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Senior Russian MP lambasts Armenia’s decision to take part in NATO drills

The senator believes that Armenian Prime Minister Nikol Pashinyan is a "pragmatic politician"
Opening ceremony of Noble Partner 2018 drills at the military base of Vaziani, Georgia EPA-EFE/ZURAB KURTSIKIDZE
Opening ceremony of Noble Partner 2018 drills at the military base of Vaziani, Georgia

MOSCOW, August 2. /TASS/. Head of the State Duma (lower house of parliament) Commission for legal support to the development of the Russian military-industrial complex Vladimir Gutenev has said that Armenia’s participation in the Noble Partner exercise of the NATO members and the alliance’s partners raises numerous questions.

He recalled that the Noble Partner 2018 drills kicked off at Vaziani military base located in Georgia. More than 3,000 military servicemen from 13 NATO’s member-states and partners, including Armenia, Azerbaijan and Turkey, are expected to take part in them.

"The North Atlantic Alliance’s desire to allure Russia’s strategic partners in its ranks has long ceased to be a secret. We can see, however, that Serbia, which receives aid from us within the framework of military-technical cooperation, despite being surrounded by NATO countries, pursues a more balanced policy than Russia’s neighbors, which are dependent in terms of ensuring their national sovereignty. In light of that, it is strange to see Armenia, a CSTO member, taking part in the exercises of the military-political alliance whose members not only make aggressive statements about Russia but also expand the area of their military presence," Gutenev told TASS on Thursday.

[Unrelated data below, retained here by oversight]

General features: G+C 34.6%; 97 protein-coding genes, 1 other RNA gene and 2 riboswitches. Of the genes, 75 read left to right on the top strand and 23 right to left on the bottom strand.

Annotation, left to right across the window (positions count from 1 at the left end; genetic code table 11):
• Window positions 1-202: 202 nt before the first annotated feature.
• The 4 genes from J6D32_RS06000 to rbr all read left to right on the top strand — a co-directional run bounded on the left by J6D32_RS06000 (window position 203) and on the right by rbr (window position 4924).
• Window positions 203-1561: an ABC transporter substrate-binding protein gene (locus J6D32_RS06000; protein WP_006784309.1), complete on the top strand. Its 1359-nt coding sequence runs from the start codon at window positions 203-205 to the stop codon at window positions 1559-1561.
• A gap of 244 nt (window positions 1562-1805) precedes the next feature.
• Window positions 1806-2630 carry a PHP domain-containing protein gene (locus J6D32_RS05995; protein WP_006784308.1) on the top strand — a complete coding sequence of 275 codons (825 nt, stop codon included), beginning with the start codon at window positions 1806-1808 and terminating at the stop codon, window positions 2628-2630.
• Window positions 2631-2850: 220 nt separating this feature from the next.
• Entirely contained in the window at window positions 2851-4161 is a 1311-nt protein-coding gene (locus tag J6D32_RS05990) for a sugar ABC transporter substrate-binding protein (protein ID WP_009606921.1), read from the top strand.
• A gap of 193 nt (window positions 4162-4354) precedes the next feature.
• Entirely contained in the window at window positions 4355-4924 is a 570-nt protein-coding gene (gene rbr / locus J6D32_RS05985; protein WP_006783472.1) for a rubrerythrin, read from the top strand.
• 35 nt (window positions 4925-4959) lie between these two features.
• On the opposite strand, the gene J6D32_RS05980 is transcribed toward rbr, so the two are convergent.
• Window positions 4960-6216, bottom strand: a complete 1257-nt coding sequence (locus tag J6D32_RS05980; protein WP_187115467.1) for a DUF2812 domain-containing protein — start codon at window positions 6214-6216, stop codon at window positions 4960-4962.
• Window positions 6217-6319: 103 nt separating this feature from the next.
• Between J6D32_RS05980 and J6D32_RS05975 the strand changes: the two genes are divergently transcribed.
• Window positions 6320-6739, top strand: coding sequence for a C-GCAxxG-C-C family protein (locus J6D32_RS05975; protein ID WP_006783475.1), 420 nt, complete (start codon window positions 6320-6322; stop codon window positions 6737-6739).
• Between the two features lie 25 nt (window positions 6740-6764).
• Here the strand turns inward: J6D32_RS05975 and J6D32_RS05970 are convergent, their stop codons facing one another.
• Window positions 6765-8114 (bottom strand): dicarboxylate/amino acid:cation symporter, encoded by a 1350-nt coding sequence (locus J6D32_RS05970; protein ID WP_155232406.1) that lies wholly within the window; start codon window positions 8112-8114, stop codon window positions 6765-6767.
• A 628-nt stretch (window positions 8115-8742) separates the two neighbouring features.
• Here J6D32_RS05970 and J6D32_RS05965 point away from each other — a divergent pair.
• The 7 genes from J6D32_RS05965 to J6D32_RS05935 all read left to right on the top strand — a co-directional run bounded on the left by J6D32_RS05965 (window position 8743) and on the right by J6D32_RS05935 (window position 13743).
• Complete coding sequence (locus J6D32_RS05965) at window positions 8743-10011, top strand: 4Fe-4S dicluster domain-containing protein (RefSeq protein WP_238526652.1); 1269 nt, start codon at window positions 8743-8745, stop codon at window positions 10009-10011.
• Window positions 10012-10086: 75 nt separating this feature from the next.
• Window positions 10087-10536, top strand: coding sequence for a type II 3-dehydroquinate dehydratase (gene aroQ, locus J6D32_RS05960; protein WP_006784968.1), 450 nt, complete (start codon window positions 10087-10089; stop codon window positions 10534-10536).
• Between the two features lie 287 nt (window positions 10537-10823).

He noted that "the countries closely cooperate in the security area." According to the lawmaker, "Russia provides assistance and preferential supplies as part of military-technical cooperation and, as a guarantor of peace in the Armenian-Azerbaijani conflict, sometimes suffers economic losses."

"We have already seen people with pro-Russian rhetoric coming to power in a number of countries, including Ukraine. However, they later changed their countries’ foreign policy vector, which sparked military coups. At the same time, we continue to believe that [Armenian Prime Minister] Nikol Pashinyan is a pragmatic politician who has a balanced approach to interstate cooperation issues," Gutenev added.

Nevertheless, it is necessary to evaluate specific steps by that country’s leadership while making important strategic decisions, including on assistance and military-technical cooperation, the lawmaker noted. "This assessment should be based not so much on assurances of friendship. It should be linked to the stance on cooperation with our strategic adversaries, while voting in the UN, the OPCW and other international organizations," he stressed.